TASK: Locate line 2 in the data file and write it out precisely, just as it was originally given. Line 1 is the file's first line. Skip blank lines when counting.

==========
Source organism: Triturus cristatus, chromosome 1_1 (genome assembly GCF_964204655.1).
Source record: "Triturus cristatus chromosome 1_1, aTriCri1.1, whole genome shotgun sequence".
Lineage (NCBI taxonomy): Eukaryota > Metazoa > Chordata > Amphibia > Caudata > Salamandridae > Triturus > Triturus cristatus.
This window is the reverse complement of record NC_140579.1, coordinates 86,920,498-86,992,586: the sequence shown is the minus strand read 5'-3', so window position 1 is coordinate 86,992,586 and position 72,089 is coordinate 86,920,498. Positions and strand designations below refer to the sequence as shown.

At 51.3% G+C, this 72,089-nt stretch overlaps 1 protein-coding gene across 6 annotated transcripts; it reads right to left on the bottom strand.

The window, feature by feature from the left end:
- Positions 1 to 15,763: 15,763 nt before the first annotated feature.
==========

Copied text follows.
Source record: "Triturus cristatus chromosome 1_1, aTriCri1.1, whole genome shotgun sequence".